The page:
The Overton Window on K-12 education had been firmly set in place in the 1980s. Outside of some students in religious schools, elitist enclaves, and a handful of homeschool households, everyone went to assigned public district schools based on where they lived.
A lot has changed since then.
Vast numbers of parents can enroll their students in nearby public school systems, millions of students attend charter schools, and many states even offer scholarships to parents to defray the costs of attending private schools.
West Virginia lawmakers recently enacted the most expansive scholarship program in the country. To talk about why they were able to be national leaders on the issue, I spoke with Garrett Ballengee of the Cardinal Institute, a free-market think tank in West Virginia that led the coalition to change the law.
When the Cardinal Institute opened in 2015, West Virginia offered conventional public schooling and few other options. Students went to the school to which they were assigned; the law did not let parents enter them into public school of their choice; and there were no alternative or charter schools. This was, in part, because there had been no one in the state to organize and advocate for school choice. “Perhaps there was no bigger disconnect between a national policy issue and a lack of discussion in West Virginia than that of school choice,” Ballengee said.
While West Virginia isn’t the wealthiest state in the union, it was in the top five in the share of its income it devoted to K-12 education. But it didn’t get the results residents wanted from that kind of spending. So Ballengee and his colleagues at Cardinal advocated for more parent-driven choice to change the system. “It’s not a denigration of public schools; it’s simply a recognition of the fact that we can do better, and we have ideas on how we to structure that so we can best serve kids,” Ballengee says.
Besides the lack of in-state advocates, there is another important reason why West Virginia had very little school choice. Unions are popular in the state, and teaching there is a unionized profession. “We knew we were really going to be taking on perhaps the strongest remaining organized entity in the entire state, which was the teachers union,” Ballengee says.
The unions entrenched their view, which was that conventional public schools ought to be the only schools government fund. It’s no surprise that West Virginia was the first state where the Red for Ed demonstrations took place. In 2018, teachers there walked out for two straight weeks, causing all the state’s schools to shut down and students to lose 10 days of learning. Teachers were finally placated by a 5% raise approved by lawmakers. Later, the union shut down schools again to protest the fact that lawmakers were considering charter schools and other educational choice legislation.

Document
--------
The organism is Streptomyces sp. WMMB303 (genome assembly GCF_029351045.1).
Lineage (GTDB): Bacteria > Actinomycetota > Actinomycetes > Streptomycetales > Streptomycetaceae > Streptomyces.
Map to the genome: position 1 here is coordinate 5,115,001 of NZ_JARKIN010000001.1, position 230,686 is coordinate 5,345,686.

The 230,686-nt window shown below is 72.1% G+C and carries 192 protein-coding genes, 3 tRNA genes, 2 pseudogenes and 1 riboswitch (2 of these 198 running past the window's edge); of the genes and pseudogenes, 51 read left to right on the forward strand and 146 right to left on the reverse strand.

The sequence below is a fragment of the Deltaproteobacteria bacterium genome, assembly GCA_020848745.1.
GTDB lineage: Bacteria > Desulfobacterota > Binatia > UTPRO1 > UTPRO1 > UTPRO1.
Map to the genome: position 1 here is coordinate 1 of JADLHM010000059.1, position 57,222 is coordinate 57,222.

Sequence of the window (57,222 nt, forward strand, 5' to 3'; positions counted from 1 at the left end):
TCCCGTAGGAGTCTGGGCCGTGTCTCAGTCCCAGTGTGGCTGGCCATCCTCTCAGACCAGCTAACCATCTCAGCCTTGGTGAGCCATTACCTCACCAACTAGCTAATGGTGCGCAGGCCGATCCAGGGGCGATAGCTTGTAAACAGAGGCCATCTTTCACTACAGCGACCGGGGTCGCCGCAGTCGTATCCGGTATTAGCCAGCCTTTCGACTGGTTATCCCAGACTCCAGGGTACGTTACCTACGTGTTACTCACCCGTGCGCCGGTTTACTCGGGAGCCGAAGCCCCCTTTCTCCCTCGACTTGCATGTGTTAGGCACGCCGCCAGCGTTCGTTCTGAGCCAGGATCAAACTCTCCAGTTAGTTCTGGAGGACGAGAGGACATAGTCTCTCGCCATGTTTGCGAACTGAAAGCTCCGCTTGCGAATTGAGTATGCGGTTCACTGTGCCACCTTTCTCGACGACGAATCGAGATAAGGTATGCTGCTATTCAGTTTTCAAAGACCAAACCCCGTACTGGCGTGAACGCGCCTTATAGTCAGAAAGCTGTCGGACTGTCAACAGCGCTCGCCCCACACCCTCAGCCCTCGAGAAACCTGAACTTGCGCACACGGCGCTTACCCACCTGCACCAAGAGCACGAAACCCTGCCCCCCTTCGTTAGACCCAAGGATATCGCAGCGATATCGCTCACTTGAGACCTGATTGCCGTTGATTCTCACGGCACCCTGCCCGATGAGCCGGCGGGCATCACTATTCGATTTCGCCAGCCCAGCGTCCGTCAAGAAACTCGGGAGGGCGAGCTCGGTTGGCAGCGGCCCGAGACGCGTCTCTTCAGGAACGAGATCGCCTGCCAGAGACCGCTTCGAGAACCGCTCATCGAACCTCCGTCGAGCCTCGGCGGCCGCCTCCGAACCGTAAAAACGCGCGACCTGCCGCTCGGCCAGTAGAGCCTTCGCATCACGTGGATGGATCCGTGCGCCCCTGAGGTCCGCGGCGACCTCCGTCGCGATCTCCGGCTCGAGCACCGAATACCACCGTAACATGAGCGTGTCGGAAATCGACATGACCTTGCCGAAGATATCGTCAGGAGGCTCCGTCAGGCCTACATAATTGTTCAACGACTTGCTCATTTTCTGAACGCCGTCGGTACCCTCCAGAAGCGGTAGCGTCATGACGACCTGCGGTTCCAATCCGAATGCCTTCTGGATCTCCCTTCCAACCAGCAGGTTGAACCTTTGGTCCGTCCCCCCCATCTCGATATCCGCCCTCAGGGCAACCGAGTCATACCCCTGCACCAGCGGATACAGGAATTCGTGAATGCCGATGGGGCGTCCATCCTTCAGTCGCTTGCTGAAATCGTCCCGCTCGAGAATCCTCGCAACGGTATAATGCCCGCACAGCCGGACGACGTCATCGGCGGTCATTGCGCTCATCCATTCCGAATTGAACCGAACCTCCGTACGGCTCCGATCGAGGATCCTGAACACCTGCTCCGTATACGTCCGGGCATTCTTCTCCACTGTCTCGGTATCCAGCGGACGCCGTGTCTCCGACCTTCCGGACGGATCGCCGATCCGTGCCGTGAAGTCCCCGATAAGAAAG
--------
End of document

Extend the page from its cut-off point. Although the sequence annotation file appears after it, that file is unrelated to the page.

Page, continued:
Ballengee and his colleagues were part of that initial legislative effort. And while they were able to get a very limited charter school program established, he was disappointed with the result. “It was a Pyrrhic victory,” he says.
Still, the experience helped solidify their coalition of school choice supporters. They worked with national advocates like Ed Choice and the Institute for Justice, local Christian schools, homeschool parents and anyone else interested in trying something other than conventional public schools. “We had to have a coalition. There is no way a group like Cardinal, given our size and resources, could do every single thing required. But what Cardinal was, was the catalyst,” Ballengee says.
But consider the environment. There was a new state advocate, a handful of national groups, and a meager number of people who exercised the little school choice the state had. There were up against the largest interest group in the state and a population that had experience with public schools and generally liked them. “School choice advocates are outgunned. That’s a reality of the situation and you have to go into this fight understanding that,” Ballengee says.
Yet in 2021, they were able to succeed in getting a major reform. Lawmakers enacted the Hope Scholarship program, which makes nearly all West Virginia families eligible to receive $4,600 for each of their children — the full state contribution to public schools — to spend how they want to best educate their kids.
One thing that motivated lawmakers in West Virginia was the notion that they needed to catch up. “A lot of legislators began to realize that it’s a little bit ridiculous that 46 other states have charter schools, for example,” he said. Competition with other states, especially neighboring ones, likewise encouraged school choice. Ballengee notes that Kentucky passed a similar program after West Virginia did, and there is some interest in Ohio as well.
He suggests that because West Virginia is a small state, there is a smaller universe of stakeholders who can drive reforms — maybe under 500 people on any issue. So only a little bit of interest is needed to change what happens. And to persuade them, he argues, “You have to do a little bit of everything. You have to tell human stories. You have to bring facts and logic and data to the fight. You have to have your arguments couched in very compelling terms. And you have to meet people where they are.”
So persuasion, coalition-building, favorable circumstances, competition with other states and some motivated people who could manage the effort are what it took to get West Virginia to become an overnight leader in school choice.
The Mackinac Center for Public Policy is a nonprofit research and educational institute that advances the principles of free markets and limited government. Through our research and education programs, we challenge government overreach and advocate for a free-market approach to public policy that frees people to realize their potential and dreams.
Please consider contributing to our work to advance a freer and more prosperous state.